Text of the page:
This past month I've been busy with work and my social life, but I did manage to squeeze some time in to research some things for Chris and Alex. The first thing I found information on was Rainwood Day Camp & Learning Center, located right across the street from their late friend Greg's home.
Founded in the late 1950s by a Mr. Lawrence Rainwood, the Day Camp was a complex where children would stay during the summer months. It had large dining halls, a full kitchen, craft rooms as well as a large swimming pool. The camp was in operation from the mid 50s until the summer of 1958, when something called the "Rainwood Incident" occurred.
According to police reports dating back to June of 1958 all the way to May of 1960, every single child staying at the Day Camp disappeared on the evening of June 19th, 1958. This coincided with the first double-homicide committed by a serial killer, who was dubbed by the police as "The Tall Man". The murders occurred just two miles from the camp. Many speculated that the disappearances were the work of the Tall Man, though there was no evidence to back this claim. All adults who worked at the camp were institutionalized shortly after the incident, labeled clinically insane by physicians after claiming that a monster came and took the children away.
The largest missing persons case in the history of the State of New Jersey during the 50s, the Rainwood Case became a nation-wide story. For nearly three years, the police searched for the 72 missing children to no avail.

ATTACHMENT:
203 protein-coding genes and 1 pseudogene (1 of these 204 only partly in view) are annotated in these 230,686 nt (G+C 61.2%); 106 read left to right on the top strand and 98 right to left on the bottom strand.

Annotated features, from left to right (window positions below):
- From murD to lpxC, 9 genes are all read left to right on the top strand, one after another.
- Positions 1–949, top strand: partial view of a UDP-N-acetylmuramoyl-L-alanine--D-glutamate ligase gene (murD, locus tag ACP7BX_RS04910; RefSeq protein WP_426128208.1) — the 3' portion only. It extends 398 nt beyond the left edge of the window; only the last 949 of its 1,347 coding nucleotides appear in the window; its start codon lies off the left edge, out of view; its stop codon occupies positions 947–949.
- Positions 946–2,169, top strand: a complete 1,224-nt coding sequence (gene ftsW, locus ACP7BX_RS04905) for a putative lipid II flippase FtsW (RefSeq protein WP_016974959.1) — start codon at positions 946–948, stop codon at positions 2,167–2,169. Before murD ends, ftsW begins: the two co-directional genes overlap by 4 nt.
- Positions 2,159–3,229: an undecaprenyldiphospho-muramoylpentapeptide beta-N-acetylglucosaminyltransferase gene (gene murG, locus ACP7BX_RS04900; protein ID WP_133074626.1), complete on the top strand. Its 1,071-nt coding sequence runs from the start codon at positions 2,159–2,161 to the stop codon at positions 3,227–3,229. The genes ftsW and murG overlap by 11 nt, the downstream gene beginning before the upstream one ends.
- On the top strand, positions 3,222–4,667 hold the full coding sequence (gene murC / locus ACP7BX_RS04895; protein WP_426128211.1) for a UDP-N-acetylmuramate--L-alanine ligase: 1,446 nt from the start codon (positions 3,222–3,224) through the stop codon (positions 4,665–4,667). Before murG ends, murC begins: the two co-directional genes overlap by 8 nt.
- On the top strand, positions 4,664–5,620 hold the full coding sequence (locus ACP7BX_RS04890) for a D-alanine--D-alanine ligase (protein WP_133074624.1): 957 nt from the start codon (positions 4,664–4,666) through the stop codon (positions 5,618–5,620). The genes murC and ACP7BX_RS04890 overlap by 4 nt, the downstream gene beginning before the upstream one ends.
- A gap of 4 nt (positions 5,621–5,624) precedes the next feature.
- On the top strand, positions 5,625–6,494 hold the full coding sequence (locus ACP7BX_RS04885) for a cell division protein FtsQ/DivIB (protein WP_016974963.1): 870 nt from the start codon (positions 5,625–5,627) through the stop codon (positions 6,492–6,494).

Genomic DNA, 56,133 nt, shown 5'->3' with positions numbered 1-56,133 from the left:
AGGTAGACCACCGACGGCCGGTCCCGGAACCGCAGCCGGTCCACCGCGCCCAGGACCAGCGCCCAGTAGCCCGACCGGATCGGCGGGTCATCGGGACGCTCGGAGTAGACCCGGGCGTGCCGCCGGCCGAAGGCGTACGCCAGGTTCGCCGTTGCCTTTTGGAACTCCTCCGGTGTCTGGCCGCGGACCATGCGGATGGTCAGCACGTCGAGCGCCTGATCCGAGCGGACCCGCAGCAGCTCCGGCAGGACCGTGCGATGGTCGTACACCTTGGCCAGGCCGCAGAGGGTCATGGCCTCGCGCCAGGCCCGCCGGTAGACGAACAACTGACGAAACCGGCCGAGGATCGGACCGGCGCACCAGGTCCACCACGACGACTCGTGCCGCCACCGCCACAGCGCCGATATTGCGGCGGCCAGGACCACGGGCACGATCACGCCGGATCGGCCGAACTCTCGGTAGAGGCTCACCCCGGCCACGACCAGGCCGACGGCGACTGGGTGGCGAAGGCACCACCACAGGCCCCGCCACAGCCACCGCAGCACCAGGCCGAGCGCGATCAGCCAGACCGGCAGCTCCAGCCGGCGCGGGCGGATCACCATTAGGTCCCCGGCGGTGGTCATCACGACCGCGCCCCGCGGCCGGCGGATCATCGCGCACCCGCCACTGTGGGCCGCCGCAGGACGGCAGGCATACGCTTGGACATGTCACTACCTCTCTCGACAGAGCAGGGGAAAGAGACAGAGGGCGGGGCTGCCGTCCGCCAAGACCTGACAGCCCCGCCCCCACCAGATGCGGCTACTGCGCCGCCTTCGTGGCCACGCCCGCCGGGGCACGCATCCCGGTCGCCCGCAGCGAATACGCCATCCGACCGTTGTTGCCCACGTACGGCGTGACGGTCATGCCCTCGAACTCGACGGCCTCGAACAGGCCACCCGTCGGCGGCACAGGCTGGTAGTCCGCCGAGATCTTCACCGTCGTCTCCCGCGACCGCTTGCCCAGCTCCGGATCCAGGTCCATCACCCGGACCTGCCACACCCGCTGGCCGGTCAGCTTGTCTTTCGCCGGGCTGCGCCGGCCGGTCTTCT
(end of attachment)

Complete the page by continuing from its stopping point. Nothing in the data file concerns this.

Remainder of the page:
Shortly after the case surfaced in the media, however, it was forgotten. Newspapers no longer talked about it --merely days after the story arose-- and it did not become a media firestorm like so many expected it would become. Despite this, even after the three-year search for the children ended, family members of the missing children continued their search. The children to this day have not been found.
Strangely, just weeks after the Rainwood Incident first occurred there was a fire at the Day Camp. The building suffered a lot of structural damage and all documents in the building, including personal information about the children, were lost. The building was scheduled to be torn down the next year, but instead was bought by an anonymous landlord who refurbished it. It was then in use again from 1965 to 1998, when it was closed again for unknown reasons. The building has been abandoned ever since.
The history of the Day Camp prior to the Rainwood Incident is very foggy due to the severe lack of documentation, all lost in the fire.
All but one photo, that is.
This mysterious photo resurfaced a few years later, supposedly by a family member of one of the missing children who found it in the debris of the fire. No one knows who took the photo, or why.
Another thing to note about the photo, both striking and startling, is the figure. No one knows who the figure is, or why the photographer did not notice the figure while taking the picture. Some speculate it is a forgery, made by a family member of a missing child to perpetuate the legend of the Tall Man and to pin the disappearances on him in order to re-invigorate the search for the Rainwood children.
The person who resurfaced the photo was given this response by the police:
"The sad truth of the matter is that, after three years, the Rainwood children will most likely never be found. We give our sincerest condolences and heartfelt sympathy to the families of the lost children. As far as the [serial] killer, the Tall Man... that issue is being handled by the federal government. We have our best boys working on that case. He will one day be brought to justice." - Chief of Police, Ronald White